• Wider coverage for consumers: As per the Bill, expanding the definition of ‘personal information’ and ‘collection’ would better match the concept of the GDPR’s ‘personal data’, or any data or information relating to an identified or identifiable person, rather than just information ‘about’ a person as it is currently defined.
  • Improved rights for consumers, including privacy: Under Article 17 of the GDPR there is a right to erasure or rectification. The Australian Privacy Act does not currently provide a right for individuals to request erasure of their personal information. The Bill is proposing a limited right of erasure, which when used would require the destruction or de-identification of information so long as the information is not required to complete a transaction, contractual obligation, where deletion is impossible, or where there is a public interest in retaining the information.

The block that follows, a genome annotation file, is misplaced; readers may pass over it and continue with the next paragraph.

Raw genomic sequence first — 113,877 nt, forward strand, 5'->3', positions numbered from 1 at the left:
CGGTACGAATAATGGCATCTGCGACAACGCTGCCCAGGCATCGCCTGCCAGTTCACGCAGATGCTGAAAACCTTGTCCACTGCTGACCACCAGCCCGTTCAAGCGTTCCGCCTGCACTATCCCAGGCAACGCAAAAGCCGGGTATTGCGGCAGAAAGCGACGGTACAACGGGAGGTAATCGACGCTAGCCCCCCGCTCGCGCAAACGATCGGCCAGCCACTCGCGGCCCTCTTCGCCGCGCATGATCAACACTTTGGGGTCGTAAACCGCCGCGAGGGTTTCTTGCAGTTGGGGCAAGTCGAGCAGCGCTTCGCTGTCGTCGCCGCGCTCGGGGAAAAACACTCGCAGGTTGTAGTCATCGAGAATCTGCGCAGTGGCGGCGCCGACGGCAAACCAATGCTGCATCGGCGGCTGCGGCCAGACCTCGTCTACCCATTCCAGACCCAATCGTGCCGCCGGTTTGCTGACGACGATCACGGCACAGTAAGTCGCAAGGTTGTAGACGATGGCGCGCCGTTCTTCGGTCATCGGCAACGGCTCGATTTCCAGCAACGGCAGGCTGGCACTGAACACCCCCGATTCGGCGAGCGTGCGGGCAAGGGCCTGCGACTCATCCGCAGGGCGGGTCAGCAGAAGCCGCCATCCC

• Consent protections for consumers and more ‘teeth’ for regulators: Updating the definition of consent to match the GDPR’s definition of being voluntary, informed, current, specific and an unambiguous indication through clear actions. The new standard could also further empower the Office of the Information Commissioner (OAIC) with powers to make new determinations or compel entities to effectively ‘audit’ their privacy practices and report findings back to the OAIC.

Mr Song said that besides benefits for consumers in the longer term, this suite of potential changes could have significant benefits for companies. 

“By harmonising or adopting GDPR-style framework, it could improve trade and collaboration between Australia and the EU, and greatly improve the prospects of finalising the free-trade agreement with the EU that Australia is ... negotiating on,” he said.

What are the potential ramifications of the breach for Optus?

Mr Song said Optus faced three main ramifications: a regulatory enforcement response, civil litigation including class actions, and the effect on Optus' reputation.